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Winona  LaDuke

Winona LaDuke

Native American Environmentalist & Political Activist

Biography

Winona LaDuke is a rural development economist and author working on issues of sustainable development, renewable energy, and food systems. LaDuke's work is primarily in the area of Indigenous Economics, Food and Energy Policy. She lives and works on the White Earth reservation in northern Minnesota, and is a two time vice presidential candidate with Ralph Nader for the Green Party. Read More >

As Executive Director of Honor the Earth, she works nationally and internationally on the issues of climate change, renewable energy, and environmental justice alongside Indigenous communities. In her own community, she is the founder of the White Earth Land Recovery Project, one of the largest reservation-based non-profit organizations in the country. She is also the co-founder (along with the Indigo Girls) of Honor the Earth, a grassroots environmental organization focused on Indigenous issues and environmental justice. Globally and nationally, Winona is known as a leader in the issues of cultural-based sustainable development strategies, renewable energy, and sustainable food systems. She is one of the leaders in the work of protecting Indigenous plants and heritage foods from patenting and genetic engineering.

LaDuke’s on the ground work includes the creation of Native Harvest, protection of wild rice and the restoration of traditional crop varieties, focused primarily on corn, beans, squash, melons and tobacco for northern agriculture. This work is documented in part, in a book Food is Medicine, available from Honor the Earth. Work on restoration of traditional corn varieties received significant support from the USDA Sustainable Agriculture Research and Education, and a number of private foundations. In 2015 -2016, LaDuke and Honor the Earth completed a Mille Lacs Band Tribal Food Plan including policy and implementation plans for the Mille Lacs Band of Ojibwe.

LaDuke’s work in renewable energy includes the completion of the White Earth Tribal Energy Plan and coordination of implementation work for solar and wind on the White Earth reservation, and with Honor the Earth and Solar Energy International installs on the Navajo and Western Shoshone reservations and territories.

Providing expert witness testimony in carbon cap hearings in New Mexico (2013) as well as state and tribal hearings on proposed pipeline projects, LaDuke’s testimony discusses economic, health and environmental impact assessment for mega projects.

In 2007, LaDuke was inducted into the National Women’s Hall of Fame, recognizing her leadership and community commitment. In 1994, LaDuke was nominated by Time magazine as one of America’s fifty most promising leaders under forty years of age. She has been awarded the Thomas Merton Award in 1996, Ms. Woman of the Year (with the Indigo Girls in 1997), and the Reebok Human Rights Award, with which in part she began the White Earth Land Recovery Project. The White Earth Land Recovery Project has won many awards- including the prestigious 2003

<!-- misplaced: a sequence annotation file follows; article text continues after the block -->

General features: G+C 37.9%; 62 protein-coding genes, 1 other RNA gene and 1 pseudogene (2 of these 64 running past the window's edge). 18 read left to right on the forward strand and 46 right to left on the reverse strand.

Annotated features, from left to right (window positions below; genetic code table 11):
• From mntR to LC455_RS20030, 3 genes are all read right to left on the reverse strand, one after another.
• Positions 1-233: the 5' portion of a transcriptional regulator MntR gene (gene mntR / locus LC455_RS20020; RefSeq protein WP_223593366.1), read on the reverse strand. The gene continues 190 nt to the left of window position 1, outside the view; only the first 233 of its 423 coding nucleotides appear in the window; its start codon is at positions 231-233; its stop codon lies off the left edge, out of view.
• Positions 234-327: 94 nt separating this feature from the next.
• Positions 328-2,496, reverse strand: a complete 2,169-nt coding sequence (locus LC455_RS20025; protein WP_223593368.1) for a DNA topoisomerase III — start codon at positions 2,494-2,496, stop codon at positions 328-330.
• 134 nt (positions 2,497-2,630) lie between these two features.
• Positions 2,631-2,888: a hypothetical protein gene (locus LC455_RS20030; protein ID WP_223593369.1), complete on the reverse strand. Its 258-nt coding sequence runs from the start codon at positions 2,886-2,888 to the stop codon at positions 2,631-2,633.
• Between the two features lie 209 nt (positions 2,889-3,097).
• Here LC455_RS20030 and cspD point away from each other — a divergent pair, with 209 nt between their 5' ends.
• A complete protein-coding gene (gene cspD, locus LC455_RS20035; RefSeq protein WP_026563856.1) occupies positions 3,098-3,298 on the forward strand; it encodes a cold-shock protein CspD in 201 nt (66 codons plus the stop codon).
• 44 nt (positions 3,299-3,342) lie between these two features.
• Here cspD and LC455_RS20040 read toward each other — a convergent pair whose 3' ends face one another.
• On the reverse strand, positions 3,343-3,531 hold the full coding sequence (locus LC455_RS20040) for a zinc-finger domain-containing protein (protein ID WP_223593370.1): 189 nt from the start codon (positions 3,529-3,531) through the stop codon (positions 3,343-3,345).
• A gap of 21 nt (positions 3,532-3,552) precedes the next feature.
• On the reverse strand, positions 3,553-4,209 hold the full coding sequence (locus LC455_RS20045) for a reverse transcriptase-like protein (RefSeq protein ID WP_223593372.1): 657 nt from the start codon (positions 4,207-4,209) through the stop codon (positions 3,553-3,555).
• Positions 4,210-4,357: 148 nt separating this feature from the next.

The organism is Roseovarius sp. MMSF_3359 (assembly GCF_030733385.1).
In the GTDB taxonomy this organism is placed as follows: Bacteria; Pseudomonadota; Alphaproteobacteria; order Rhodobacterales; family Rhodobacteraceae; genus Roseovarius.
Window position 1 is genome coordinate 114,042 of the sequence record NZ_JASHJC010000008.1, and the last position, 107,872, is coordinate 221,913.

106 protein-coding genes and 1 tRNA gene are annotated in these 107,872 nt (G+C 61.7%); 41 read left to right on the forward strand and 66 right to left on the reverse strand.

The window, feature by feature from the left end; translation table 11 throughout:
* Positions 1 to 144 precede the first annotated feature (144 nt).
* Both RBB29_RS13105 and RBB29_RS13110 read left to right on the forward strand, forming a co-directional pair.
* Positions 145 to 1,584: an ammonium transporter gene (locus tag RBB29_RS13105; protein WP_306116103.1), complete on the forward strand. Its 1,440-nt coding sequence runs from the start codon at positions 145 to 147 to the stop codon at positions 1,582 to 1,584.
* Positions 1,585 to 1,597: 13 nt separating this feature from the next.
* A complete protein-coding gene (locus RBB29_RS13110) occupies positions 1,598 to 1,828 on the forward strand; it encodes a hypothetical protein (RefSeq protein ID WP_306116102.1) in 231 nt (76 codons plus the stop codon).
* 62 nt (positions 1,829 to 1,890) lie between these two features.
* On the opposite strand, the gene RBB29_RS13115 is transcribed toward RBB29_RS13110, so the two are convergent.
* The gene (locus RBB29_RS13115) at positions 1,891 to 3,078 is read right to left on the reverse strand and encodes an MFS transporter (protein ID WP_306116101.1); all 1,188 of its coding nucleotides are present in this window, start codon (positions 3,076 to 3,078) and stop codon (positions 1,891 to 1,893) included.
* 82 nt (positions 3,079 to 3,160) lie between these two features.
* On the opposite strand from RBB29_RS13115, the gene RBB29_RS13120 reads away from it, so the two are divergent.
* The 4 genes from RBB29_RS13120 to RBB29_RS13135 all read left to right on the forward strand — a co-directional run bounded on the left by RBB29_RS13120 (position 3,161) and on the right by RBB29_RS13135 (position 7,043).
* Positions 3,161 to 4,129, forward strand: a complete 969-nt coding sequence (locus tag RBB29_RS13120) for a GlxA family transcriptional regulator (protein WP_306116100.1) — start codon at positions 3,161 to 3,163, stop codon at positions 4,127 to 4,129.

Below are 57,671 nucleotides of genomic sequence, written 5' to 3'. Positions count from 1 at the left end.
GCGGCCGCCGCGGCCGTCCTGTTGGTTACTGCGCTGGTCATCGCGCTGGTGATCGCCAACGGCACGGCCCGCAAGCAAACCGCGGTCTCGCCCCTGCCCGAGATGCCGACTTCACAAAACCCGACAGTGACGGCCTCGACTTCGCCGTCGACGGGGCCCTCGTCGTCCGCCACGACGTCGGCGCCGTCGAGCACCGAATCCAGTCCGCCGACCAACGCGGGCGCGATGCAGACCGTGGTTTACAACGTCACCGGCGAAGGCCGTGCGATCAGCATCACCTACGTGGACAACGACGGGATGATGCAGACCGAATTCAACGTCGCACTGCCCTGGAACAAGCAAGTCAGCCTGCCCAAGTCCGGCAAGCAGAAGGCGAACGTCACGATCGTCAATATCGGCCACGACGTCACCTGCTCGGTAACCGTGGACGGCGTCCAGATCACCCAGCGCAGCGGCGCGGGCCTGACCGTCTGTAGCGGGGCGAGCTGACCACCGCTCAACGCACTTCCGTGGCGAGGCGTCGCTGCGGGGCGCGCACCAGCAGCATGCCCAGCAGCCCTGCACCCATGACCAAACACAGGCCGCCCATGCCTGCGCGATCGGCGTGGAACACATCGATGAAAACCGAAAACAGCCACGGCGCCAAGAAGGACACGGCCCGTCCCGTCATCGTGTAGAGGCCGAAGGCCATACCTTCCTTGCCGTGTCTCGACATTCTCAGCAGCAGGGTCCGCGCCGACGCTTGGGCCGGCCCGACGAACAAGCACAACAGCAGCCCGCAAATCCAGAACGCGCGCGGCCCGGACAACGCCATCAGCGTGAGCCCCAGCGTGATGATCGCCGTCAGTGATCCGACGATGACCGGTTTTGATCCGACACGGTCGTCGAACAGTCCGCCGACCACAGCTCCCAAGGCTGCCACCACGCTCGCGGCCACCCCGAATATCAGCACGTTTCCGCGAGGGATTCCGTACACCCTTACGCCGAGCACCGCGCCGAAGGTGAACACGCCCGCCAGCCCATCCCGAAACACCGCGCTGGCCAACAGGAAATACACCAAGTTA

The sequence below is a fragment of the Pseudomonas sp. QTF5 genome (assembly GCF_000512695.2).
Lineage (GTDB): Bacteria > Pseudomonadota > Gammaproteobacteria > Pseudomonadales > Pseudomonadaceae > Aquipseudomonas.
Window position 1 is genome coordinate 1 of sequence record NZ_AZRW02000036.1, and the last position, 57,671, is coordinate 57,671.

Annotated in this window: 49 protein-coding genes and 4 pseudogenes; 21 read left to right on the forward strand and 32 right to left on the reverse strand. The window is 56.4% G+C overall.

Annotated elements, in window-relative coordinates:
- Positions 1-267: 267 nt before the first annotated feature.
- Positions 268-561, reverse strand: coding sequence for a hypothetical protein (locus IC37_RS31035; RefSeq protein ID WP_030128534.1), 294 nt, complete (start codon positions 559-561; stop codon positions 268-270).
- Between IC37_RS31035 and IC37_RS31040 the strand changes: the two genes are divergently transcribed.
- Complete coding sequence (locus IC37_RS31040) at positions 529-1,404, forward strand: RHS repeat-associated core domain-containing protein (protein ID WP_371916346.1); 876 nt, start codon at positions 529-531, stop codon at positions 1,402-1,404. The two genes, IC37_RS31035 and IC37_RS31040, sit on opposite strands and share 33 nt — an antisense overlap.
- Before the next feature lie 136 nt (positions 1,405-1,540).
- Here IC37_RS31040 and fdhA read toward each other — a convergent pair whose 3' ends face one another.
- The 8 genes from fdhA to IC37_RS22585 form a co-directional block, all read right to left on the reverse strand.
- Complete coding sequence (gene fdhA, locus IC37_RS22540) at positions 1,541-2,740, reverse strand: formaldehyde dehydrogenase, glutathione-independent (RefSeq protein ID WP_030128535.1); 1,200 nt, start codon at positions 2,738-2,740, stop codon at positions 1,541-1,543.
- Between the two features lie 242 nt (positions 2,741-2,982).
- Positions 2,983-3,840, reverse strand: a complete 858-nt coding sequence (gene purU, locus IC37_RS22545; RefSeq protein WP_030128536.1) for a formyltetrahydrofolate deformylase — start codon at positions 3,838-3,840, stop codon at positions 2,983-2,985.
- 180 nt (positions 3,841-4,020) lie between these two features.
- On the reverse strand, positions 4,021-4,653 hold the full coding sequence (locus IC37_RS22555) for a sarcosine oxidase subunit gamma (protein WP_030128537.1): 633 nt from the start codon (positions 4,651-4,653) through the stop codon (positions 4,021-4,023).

International Slow Food Award for Biodiversity, recognizing the organization’s work to protect wild rice from patenting and genetic engineering. LaDuke was a co founder, and Board Co Chair of the Indigenous Women’s Network for fifteen years, and maintains a significant role in international advocacy for Indigenous people. This has included numerous presentations at United Nations forums.

A graduate of Harvard and Antioch Universities, she has written extensively on Native American and environmental issues. She also attended one year at the Massachusetts Institute of Technology in the Community Fellows Program. The author of six books, including Recovering the SacredAll our Relations, a novel- Last Standing Woman, and her newest work The Winona LaDuke Chronicles. She is widely recognized for her work on environmental and human rights issues. Read Less ^

Speech Topics

Native American Women: Finding the Voice to Safegaurd Mother Earth

Native American women have a long history of protecting the environment and Mother Earth. In addition to being primary farmers, both historically and presently, Native American women are also the stewards of waters and other spiritual entities within their cultures. Read More >

Many of today’s immediate and closest felt environmental struggles have indigenous women at the helm of conservation, restoration, and sustainability efforts. Whether protecting the land from PCB contamination, putting an end to genetic engineering and contamination of seeds, or stopping coal strip mines, Native American women have pushed to maintain the natural landscape of our country while changing its cultural landscape for the better.

In this keynote presentation, LaDuke explores the strength, dedication, and vigor of Native American women.  Though they may have been marginalized by the dominant society, they have still found a voice.  They work to move forward, continue intergenerational responsibility, and protect Mother Earth. Read Less ^

Creating a Multi-Cultural Democracy: Religion, Culture & Identity in America

The Next Energy Economy: Grassroots Strategies to Mitigate Global Climate Change & How We Move Ahead

Seed Sovereignty: Who Owns the Seeds of the World, Bio-Piracy, Genetic Engineering & Indigenous Peoples